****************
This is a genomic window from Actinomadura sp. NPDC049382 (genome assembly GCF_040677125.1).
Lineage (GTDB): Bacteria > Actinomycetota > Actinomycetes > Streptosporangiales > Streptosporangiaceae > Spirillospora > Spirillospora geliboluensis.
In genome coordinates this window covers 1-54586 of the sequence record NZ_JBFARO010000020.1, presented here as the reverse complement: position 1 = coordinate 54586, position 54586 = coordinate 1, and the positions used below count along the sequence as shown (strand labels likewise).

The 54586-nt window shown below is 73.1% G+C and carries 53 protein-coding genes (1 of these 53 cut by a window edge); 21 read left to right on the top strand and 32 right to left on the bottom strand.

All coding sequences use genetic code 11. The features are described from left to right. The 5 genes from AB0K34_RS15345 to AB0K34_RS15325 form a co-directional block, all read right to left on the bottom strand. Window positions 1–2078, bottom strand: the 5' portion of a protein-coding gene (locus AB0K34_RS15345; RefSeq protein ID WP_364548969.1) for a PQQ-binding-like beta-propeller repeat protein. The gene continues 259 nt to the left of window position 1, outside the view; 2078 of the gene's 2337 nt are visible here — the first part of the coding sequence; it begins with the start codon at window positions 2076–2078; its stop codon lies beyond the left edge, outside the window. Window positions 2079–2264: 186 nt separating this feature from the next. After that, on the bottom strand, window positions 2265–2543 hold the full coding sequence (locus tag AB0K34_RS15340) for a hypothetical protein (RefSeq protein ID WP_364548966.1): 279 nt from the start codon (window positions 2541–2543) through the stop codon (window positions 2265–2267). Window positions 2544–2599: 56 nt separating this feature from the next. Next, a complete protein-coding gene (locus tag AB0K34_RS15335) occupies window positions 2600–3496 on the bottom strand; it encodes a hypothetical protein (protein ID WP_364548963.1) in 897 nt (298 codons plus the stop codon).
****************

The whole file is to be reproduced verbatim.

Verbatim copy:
This is a genomic window from Actinomadura sp. NPDC049382 (genome assembly GCF_040677125.1).
Lineage (GTDB): Bacteria > Actinomycetota > Actinomycetes > Streptosporangiales > Streptosporangiaceae > Spirillospora > Spirillospora geliboluensis.
In genome coordinates this window covers 1-54586 of the sequence record NZ_JBFARO010000020.1, presented here as the reverse complement: position 1 = coordinate 54586, position 54586 = coordinate 1, and the positions used below count along the sequence as shown (strand labels likewise).

The 54586-nt window shown below is 73.1% G+C and carries 53 protein-coding genes (1 of these 53 cut by a window edge); 21 read left to right on the top strand and 32 right to left on the bottom strand.

All coding sequences use genetic code 11. The features are described from left to right. The 5 genes from AB0K34_RS15345 to AB0K34_RS15325 form a co-directional block, all read right to left on the bottom strand. Window positions 1–2078, bottom strand: the 5' portion of a protein-coding gene (locus AB0K34_RS15345; RefSeq protein ID WP_364548969.1) for a PQQ-binding-like beta-propeller repeat protein. The gene continues 259 nt to the left of window position 1, outside the view; 2078 of the gene's 2337 nt are visible here — the first part of the coding sequence; it begins with the start codon at window positions 2076–2078; its stop codon lies beyond the left edge, outside the window. Window positions 2079–2264: 186 nt separating this feature from the next. After that, on the bottom strand, window positions 2265–2543 hold the full coding sequence (locus tag AB0K34_RS15340) for a hypothetical protein (RefSeq protein ID WP_364548966.1): 279 nt from the start codon (window positions 2541–2543) through the stop codon (window positions 2265–2267). Window positions 2544–2599: 56 nt separating this feature from the next. Next, a complete protein-coding gene (locus tag AB0K34_RS15335) occupies window positions 2600–3496 on the bottom strand; it encodes a hypothetical protein (protein ID WP_364548963.1) in 897 nt (298 codons plus the stop codon).